HMI Remains Historically Low After Starting 2020 at 20-Year High
The National Association of Home Builders/Wells Fargo Housing Market Index (HMI) finds builder confidence ticked higher to 37 in May, beating the consensus forecast.
Forecasts ranged from a low 32 to a high of 40. The consensus forecast was 33. The HMI still remained historically low after starting 2020 at a 20-year high.
In January, builder confidence in the market for newly-built single-family homes edged just one point lower to 75 from December 2019. The two monthly readings marked the highest sentiment levels since July of 1999.
Efforts to “slow” the spread of the Chinese Coronavirus (COVID-19) have taken a toll.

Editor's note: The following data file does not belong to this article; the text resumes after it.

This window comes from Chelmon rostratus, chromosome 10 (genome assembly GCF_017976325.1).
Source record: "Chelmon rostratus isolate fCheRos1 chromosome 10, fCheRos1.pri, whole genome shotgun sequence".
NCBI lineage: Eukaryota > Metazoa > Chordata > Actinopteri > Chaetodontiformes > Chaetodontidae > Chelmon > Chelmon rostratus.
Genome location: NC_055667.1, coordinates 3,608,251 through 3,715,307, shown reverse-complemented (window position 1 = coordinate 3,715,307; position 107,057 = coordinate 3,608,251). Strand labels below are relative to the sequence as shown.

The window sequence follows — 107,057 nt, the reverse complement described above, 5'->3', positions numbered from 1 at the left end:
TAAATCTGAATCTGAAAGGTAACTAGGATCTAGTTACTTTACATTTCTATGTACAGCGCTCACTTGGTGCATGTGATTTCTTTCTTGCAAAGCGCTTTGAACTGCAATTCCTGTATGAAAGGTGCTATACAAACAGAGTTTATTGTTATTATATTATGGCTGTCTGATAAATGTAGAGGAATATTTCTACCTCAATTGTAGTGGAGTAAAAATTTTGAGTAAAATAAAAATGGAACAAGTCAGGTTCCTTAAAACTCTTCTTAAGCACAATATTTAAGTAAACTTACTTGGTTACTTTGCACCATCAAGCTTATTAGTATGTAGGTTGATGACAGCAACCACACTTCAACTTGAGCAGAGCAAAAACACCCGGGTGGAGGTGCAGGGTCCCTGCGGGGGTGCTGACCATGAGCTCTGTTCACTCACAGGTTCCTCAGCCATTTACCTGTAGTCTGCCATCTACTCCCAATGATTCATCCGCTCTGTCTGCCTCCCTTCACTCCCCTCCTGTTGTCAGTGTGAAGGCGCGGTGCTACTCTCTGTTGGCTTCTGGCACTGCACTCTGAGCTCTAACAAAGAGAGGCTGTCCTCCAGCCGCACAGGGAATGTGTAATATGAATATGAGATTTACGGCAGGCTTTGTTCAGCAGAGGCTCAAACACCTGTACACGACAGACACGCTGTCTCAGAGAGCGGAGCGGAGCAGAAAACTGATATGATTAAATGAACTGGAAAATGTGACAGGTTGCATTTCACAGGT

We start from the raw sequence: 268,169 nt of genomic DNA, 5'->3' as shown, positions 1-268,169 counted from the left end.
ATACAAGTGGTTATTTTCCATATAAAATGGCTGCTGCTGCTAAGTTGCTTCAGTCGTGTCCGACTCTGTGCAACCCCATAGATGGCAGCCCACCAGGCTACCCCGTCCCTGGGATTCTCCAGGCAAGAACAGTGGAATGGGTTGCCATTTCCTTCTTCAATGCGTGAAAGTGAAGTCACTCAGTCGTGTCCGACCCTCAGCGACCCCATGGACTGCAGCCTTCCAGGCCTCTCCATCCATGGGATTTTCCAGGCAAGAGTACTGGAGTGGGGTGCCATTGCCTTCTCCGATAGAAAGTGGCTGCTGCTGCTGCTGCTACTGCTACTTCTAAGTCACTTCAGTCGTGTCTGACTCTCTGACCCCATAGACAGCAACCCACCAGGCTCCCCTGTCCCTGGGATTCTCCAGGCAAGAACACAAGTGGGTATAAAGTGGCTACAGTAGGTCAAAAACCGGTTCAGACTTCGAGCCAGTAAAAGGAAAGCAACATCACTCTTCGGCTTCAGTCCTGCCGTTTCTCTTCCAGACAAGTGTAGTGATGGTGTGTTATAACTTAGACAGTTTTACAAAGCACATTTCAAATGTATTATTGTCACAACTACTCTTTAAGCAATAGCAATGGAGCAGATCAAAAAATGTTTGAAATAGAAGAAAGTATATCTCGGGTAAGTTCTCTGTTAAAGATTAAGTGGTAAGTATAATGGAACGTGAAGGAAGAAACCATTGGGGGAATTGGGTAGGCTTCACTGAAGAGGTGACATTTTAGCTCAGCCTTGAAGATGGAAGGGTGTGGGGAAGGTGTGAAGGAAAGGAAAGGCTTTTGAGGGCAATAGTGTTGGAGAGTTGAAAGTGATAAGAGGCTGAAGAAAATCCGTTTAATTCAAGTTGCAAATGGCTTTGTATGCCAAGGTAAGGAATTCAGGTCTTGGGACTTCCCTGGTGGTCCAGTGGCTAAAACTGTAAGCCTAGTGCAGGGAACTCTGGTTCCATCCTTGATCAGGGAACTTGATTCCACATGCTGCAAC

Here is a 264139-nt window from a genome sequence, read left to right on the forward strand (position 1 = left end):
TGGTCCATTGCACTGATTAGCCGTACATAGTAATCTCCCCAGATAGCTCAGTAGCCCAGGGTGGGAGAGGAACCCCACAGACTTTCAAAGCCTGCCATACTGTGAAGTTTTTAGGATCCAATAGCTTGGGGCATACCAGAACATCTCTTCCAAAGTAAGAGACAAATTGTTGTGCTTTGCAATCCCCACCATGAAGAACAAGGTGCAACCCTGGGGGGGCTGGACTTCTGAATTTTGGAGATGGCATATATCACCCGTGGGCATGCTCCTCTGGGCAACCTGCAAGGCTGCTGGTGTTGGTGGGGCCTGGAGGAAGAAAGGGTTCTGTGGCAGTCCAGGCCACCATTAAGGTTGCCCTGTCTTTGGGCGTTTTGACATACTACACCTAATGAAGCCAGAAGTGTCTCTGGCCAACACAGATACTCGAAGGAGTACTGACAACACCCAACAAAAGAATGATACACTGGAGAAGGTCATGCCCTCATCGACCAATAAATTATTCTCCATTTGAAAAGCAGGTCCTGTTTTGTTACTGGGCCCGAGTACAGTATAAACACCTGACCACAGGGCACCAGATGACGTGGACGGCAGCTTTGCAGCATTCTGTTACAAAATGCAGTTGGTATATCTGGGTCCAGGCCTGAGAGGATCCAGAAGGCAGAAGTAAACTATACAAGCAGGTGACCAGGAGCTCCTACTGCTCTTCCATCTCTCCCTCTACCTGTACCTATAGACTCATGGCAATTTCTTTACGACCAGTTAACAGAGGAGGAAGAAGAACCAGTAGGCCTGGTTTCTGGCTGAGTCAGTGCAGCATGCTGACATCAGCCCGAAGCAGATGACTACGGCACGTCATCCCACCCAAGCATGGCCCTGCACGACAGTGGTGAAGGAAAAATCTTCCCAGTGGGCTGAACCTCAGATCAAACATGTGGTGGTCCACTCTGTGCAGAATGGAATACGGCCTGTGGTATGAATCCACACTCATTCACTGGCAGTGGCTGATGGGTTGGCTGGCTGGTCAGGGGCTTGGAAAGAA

The NAHB/Wells Fargo HMI is a weighted average of three separate component indices: Present Single-Family Sales, Single-Family Sales for the Next Six Months, and Traffic of Prospective Buyers. Each month, a panel of builders rates the first two on a scale of “good,” “fair” or “poor” and the last on a scale of “high to very high,” “average” or “low to very low”. An index is calculated for each series by applying the formula “(good – poor + 100)/2” or, for Traffic, “(high/very high – low/very low + 100)/2”.
Each resulting index is first seasonally adjusted, then weighted to produce the HMI. The weights are .5920 for Present Sales, .1358 for Sales for the Next Six Months, and .2722 for Traffic. The weights were chosen to maximize the correlation with starts through the following six months.
The HMI can range between 0 and 100.